Practical ASP.NET

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Learn how to integrate ASP.NET's built-in security tools with the features of your existing site.

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Most business applications are data driven.

Your ASP.NET page sits and waits until the data comes back from the remote process whenever your code reads data from a database server or calls a Web Service on another server. This means that most ASP.NET pages in business applications spend a lot of time doing nothing. Your page is successfully performing one task during this time: It is tying up a thread from your application's thread pool. When enough pages do nothing, you exhaust the threads in your server's thread pool, and new visitors to your site must wait until a thread becomes available. At best, this results in longer response times; at worst, users start getting "Server too busy" errors and are denied access to the site.

I measured the effects of tying up a thread by creating a test client that issued 50 simultaneous requests to an ASP.NET page that, in turn, called a Web Service. The average response time for those 50 requests was more than eight seconds as new requests waited for threads tied up by old requests to become available.

The solution is to implement asynchronous processing. Doing so means your page's thread is returned to the thread pool, so another page can use it while your own code waits for results. When the remote server returns its results, a new thread picks up from where your page left off. The average response time for a new set of 50 calls by the client fell to less than two seconds when I switched my test page to asynchronous processing.

Some .NET functions support asynchronous processing out of the box. For example, the proxy class that .NET generates for a Web Service includes Begin and End versions of every method in the service that support asynchronous processing. Unfortunately, the Web environment makes asynchronous processing difficult. By the time that the remote server returns its results, your page may have finished executing, rendered the HTML to be sent to the user, and sent the page on its way to the client. In other words, it might be too late to affect the contents of a given page by the time the results are returned. Using asynchronous processing effectively means that you need some way to hold your page in memory—without, of course, tying up a thread.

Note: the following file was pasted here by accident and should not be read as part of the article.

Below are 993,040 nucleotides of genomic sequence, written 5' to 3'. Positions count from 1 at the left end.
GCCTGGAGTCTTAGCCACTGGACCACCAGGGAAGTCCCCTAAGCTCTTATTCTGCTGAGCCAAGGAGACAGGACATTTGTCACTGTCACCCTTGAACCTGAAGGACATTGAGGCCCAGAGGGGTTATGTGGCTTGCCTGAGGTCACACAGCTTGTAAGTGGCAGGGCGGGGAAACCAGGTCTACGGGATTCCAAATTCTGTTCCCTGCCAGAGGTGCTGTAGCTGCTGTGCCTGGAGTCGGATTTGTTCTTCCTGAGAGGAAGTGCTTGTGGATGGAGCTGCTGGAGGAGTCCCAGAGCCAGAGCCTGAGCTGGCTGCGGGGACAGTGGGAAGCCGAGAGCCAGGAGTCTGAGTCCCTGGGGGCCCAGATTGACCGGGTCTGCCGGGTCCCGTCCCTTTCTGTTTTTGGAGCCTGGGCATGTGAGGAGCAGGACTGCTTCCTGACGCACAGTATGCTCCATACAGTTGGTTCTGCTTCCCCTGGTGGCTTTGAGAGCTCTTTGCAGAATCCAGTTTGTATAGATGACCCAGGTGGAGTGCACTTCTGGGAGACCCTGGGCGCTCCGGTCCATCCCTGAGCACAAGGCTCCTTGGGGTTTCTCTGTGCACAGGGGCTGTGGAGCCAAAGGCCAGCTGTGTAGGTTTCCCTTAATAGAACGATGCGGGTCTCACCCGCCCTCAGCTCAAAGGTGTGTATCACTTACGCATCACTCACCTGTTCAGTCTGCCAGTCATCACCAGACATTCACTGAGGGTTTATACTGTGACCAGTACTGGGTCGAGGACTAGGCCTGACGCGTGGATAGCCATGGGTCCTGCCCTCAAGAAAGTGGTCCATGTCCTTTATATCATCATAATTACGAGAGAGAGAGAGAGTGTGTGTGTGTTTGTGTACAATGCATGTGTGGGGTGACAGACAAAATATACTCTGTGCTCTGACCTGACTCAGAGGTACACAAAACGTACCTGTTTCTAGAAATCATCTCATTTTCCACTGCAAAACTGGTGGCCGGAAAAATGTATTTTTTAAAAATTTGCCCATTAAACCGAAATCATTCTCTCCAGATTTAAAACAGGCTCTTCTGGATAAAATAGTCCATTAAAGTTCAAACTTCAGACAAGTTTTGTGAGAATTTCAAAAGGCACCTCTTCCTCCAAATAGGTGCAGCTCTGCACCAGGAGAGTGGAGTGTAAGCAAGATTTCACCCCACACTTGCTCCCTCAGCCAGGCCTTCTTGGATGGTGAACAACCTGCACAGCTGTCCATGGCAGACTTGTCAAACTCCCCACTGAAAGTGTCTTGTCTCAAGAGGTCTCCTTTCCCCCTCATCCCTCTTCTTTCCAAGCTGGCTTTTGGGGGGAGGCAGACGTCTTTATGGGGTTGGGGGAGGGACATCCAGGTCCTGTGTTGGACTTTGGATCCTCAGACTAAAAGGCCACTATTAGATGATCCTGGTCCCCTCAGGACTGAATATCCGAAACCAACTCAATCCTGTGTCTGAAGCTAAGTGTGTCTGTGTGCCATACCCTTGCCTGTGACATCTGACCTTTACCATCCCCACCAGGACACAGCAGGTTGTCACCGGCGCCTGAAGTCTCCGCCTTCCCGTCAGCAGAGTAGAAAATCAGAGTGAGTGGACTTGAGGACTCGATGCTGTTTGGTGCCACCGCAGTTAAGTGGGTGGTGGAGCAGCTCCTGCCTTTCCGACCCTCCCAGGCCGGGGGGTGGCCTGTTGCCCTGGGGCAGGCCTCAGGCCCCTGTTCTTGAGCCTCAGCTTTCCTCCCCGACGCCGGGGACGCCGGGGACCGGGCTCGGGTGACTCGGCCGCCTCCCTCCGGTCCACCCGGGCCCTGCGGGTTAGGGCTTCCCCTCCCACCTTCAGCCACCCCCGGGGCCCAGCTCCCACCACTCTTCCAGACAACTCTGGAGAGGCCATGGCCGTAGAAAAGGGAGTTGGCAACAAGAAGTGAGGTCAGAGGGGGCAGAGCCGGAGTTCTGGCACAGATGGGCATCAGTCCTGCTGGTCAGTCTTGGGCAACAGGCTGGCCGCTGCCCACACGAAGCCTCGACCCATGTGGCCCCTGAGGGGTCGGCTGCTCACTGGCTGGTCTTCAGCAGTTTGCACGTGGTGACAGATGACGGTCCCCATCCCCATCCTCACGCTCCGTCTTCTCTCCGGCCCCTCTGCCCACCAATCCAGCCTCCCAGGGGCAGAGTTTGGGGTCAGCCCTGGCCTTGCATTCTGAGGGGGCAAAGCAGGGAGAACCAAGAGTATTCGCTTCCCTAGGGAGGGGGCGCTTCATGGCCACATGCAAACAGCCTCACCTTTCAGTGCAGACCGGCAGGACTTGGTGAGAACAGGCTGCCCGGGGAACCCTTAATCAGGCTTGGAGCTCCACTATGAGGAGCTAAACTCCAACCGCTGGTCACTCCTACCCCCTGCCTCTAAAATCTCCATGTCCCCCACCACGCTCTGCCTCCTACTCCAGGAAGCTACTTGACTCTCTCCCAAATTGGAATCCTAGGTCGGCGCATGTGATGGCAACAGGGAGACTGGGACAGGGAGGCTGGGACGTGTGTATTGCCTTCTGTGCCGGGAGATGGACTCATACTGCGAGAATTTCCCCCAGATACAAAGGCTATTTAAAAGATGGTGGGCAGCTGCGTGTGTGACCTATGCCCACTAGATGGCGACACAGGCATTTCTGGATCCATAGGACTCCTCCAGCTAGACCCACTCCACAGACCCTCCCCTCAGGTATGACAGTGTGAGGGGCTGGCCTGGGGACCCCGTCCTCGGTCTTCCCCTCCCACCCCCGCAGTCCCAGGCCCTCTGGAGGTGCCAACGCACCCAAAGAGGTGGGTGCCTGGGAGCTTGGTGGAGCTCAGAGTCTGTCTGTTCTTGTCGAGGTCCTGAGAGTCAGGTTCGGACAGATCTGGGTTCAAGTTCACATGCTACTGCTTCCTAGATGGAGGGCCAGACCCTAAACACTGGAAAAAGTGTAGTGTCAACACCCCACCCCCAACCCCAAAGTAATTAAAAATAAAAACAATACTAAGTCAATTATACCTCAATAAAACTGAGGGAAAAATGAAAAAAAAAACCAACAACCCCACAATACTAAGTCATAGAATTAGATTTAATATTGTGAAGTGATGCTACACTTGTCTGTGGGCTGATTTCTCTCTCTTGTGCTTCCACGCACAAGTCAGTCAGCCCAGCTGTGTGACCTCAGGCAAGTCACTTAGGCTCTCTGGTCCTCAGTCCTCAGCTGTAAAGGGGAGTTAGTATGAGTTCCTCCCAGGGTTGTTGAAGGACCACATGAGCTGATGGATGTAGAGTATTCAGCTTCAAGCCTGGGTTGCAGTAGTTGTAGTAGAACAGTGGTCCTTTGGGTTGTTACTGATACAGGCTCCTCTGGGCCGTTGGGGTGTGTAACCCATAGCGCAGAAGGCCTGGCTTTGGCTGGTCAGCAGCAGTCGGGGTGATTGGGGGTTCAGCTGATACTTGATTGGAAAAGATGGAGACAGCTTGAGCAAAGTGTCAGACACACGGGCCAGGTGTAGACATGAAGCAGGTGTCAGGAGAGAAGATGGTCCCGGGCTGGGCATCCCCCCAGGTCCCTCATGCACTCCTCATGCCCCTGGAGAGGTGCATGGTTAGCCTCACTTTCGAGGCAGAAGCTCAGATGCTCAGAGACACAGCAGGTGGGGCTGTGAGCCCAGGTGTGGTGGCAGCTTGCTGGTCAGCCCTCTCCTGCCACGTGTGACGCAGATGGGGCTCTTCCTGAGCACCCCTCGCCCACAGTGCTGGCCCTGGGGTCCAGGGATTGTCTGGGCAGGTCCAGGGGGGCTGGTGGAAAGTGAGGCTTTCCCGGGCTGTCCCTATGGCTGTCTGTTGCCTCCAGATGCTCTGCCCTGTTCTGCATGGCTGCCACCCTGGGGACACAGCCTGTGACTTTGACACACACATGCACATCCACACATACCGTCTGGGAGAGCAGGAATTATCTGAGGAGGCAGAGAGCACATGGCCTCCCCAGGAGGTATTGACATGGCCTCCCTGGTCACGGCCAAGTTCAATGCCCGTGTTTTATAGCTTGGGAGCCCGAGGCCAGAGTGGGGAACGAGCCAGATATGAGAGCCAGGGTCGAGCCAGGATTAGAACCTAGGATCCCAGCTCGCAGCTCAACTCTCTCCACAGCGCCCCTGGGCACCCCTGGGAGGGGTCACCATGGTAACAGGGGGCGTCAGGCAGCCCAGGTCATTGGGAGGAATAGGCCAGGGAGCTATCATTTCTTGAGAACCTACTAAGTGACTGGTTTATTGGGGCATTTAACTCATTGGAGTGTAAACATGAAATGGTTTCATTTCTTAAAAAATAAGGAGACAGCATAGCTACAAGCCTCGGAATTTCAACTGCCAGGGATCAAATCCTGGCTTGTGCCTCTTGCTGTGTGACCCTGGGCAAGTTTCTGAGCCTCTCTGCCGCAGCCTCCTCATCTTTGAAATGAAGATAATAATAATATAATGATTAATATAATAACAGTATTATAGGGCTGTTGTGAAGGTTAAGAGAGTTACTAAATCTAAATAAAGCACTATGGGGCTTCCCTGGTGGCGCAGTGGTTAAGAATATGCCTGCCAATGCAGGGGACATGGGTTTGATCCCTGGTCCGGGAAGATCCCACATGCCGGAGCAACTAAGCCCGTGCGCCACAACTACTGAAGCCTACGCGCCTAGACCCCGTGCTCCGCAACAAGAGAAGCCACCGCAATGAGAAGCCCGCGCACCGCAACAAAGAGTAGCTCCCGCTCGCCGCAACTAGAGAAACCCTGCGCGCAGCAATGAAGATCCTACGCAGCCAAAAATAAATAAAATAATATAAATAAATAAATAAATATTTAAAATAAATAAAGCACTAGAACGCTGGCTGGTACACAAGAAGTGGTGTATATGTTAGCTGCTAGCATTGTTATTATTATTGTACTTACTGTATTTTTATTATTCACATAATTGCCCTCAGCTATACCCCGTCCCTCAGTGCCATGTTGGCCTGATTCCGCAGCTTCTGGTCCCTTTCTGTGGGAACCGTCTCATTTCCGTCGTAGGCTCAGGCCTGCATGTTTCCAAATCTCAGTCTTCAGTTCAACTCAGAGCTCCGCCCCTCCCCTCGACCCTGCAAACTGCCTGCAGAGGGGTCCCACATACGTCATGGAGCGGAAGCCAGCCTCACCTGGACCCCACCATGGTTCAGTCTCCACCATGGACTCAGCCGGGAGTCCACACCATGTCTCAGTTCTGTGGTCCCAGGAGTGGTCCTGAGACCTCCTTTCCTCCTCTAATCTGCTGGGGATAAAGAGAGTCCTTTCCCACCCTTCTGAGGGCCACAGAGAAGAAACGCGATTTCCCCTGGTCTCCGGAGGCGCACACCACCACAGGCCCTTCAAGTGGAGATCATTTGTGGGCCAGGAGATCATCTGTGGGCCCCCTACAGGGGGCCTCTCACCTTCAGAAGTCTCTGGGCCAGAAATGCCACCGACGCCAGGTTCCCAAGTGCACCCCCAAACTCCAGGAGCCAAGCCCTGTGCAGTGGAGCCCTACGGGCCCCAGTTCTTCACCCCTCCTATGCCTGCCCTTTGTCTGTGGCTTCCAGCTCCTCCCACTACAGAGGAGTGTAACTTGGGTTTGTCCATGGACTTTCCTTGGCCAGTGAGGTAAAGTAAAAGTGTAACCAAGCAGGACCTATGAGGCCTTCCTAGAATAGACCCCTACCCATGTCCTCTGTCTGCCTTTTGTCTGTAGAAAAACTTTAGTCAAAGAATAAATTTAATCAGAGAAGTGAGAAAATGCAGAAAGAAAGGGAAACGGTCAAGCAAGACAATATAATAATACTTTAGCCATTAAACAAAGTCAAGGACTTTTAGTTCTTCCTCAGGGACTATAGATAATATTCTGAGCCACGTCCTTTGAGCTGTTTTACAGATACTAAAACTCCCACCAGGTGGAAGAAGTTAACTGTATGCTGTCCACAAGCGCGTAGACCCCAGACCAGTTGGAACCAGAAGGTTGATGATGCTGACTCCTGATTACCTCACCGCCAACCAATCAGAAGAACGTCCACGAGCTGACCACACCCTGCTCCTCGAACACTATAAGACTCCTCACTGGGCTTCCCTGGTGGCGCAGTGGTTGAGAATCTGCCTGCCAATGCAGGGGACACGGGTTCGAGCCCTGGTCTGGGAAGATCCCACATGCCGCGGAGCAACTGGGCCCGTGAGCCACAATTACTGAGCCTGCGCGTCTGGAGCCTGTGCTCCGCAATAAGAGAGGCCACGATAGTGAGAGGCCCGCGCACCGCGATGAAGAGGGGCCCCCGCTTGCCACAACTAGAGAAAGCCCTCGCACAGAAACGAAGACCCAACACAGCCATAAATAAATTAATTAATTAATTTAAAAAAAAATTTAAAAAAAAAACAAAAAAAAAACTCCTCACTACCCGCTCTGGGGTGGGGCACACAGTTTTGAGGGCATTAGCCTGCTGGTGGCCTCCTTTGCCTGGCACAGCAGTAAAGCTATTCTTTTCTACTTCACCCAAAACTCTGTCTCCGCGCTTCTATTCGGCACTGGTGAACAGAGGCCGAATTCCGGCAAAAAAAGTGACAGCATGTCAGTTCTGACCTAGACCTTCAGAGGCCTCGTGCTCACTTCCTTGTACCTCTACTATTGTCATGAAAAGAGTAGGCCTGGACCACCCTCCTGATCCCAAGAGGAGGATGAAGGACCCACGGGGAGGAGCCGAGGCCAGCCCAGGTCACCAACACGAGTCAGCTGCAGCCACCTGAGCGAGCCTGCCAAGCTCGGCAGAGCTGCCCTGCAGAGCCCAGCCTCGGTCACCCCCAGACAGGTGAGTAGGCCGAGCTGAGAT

Fortunately, taking advantage of asynchronous processing in ASP.NET makes it easy to exploit the asynchronous features built into the .NET Framework, while ensuring that your page waits for the remote server to return. Note that the response time in my test case improved, but asynchronous processing isn't a tool for speeding up your application in all situations. The improvement in response time is a side effect of throwing threads back into the pool when a client had nothing else to do. My response time improved because I had other clients waiting for a thread. Asynchronous processing actually increases the demand on your server's CPU because additional cycles must be spent starting and stopping threads. You should implement asynchronous processing only if you are in danger of running out of threads because asynchronous processing adds a small amount of overhead to your application and can degrade performance marginally.

Wire Up Asynchronous Processing